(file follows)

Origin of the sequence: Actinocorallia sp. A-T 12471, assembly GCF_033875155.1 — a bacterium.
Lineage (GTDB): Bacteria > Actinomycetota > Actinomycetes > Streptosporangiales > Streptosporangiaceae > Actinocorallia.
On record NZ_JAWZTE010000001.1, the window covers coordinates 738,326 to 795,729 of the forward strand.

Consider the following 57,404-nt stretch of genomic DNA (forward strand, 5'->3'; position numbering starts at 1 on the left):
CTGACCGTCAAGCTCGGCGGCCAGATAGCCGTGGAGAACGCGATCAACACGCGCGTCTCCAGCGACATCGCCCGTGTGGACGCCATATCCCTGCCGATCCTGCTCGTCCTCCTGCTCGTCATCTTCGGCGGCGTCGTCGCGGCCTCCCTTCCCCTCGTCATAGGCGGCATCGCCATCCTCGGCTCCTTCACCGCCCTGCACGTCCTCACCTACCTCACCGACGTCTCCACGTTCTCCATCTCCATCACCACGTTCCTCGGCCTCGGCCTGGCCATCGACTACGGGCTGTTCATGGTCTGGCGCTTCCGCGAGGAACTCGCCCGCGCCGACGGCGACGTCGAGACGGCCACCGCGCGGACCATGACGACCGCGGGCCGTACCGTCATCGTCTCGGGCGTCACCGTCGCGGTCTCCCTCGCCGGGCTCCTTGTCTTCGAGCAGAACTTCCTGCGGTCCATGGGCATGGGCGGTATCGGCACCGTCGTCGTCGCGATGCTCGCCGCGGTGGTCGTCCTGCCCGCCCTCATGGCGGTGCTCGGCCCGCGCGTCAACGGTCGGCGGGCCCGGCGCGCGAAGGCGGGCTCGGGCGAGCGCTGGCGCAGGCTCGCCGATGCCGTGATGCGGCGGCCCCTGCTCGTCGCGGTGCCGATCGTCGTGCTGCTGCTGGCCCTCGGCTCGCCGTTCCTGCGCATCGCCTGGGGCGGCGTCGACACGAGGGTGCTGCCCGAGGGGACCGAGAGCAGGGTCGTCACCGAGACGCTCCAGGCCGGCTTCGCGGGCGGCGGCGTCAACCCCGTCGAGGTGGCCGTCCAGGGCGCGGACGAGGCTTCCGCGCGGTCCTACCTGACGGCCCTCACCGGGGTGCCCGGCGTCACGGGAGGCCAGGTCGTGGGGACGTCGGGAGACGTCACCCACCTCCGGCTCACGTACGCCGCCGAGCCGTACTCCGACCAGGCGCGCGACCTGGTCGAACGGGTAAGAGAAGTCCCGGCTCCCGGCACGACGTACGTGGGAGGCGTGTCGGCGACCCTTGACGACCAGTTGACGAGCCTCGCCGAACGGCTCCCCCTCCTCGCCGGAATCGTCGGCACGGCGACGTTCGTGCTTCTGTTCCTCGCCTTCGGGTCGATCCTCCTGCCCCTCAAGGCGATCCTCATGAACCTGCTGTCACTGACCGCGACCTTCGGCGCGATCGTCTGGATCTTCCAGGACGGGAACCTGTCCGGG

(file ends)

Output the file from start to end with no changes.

Origin of the sequence: Actinocorallia sp. A-T 12471, assembly GCF_033875155.1 — a bacterium.
Lineage (GTDB): Bacteria > Actinomycetota > Actinomycetes > Streptosporangiales > Streptosporangiaceae > Actinocorallia.
On record NZ_JAWZTE010000001.1, the window covers coordinates 738,326 to 795,729 of the forward strand.

Consider the following 57,404-nt stretch of genomic DNA (forward strand, 5'->3'; position numbering starts at 1 on the left):
CTGACCGTCAAGCTCGGCGGCCAGATAGCCGTGGAGAACGCGATCAACACGCGCGTCTCCAGCGACATCGCCCGTGTGGACGCCATATCCCTGCCGATCCTGCTCGTCCTCCTGCTCGTCATCTTCGGCGGCGTCGTCGCGGCCTCCCTTCCCCTCGTCATAGGCGGCATCGCCATCCTCGGCTCCTTCACCGCCCTGCACGTCCTCACCTACCTCACCGACGTCTCCACGTTCTCCATCTCCATCACCACGTTCCTCGGCCTCGGCCTGGCCATCGACTACGGGCTGTTCATGGTCTGGCGCTTCCGCGAGGAACTCGCCCGCGCCGACGGCGACGTCGAGACGGCCACCGCGCGGACCATGACGACCGCGGGCCGTACCGTCATCGTCTCGGGCGTCACCGTCGCGGTCTCCCTCGCCGGGCTCCTTGTCTTCGAGCAGAACTTCCTGCGGTCCATGGGCATGGGCGGTATCGGCACCGTCGTCGTCGCGATGCTCGCCGCGGTGGTCGTCCTGCCCGCCCTCATGGCGGTGCTCGGCCCGCGCGTCAACGGTCGGCGGGCCCGGCGCGCGAAGGCGGGCTCGGGCGAGCGCTGGCGCAGGCTCGCCGATGCCGTGATGCGGCGGCCCCTGCTCGTCGCGGTGCCGATCGTCGTGCTGCTGCTGGCCCTCGGCTCGCCGTTCCTGCGCATCGCCTGGGGCGGCGTCGACACGAGGGTGCTGCCCGAGGGGACCGAGAGCAGGGTCGTCACCGAGACGCTCCAGGCCGGCTTCGCGGGCGGCGGCGTCAACCCCGTCGAGGTGGCCGTCCAGGGCGCGGACGAGGCTTCCGCGCGGTCCTACCTGACGGCCCTCACCGGGGTGCCCGGCGTCACGGGAGGCCAGGTCGTGGGGACGTCGGGAGACGTCACCCACCTCCGGCTCACGTACGCCGCCGAGCCGTACTCCGACCAGGCGCGCGACCTGGTCGAACGGGTAAGAGAAGTCCCGGCTCCCGGCACGACGTACGTGGGAGGCGTGTCGGCGACCCTTGACGACCAGTTGACGAGCCTCGCCGAACGGCTCCCCCTCCTCGCCGGAATCGTCGGCACGGCGACGTTCGTGCTTCTGTTCCTCGCCTTCGGGTCGATCCTCCTGCCCCTCAAGGCGATCCTCATGAACCTGCTGTCACTGACCGCGACCTTCGGCGCGATCGTCTGGATCTTCCAGGACGGGAACCTGTCCGGG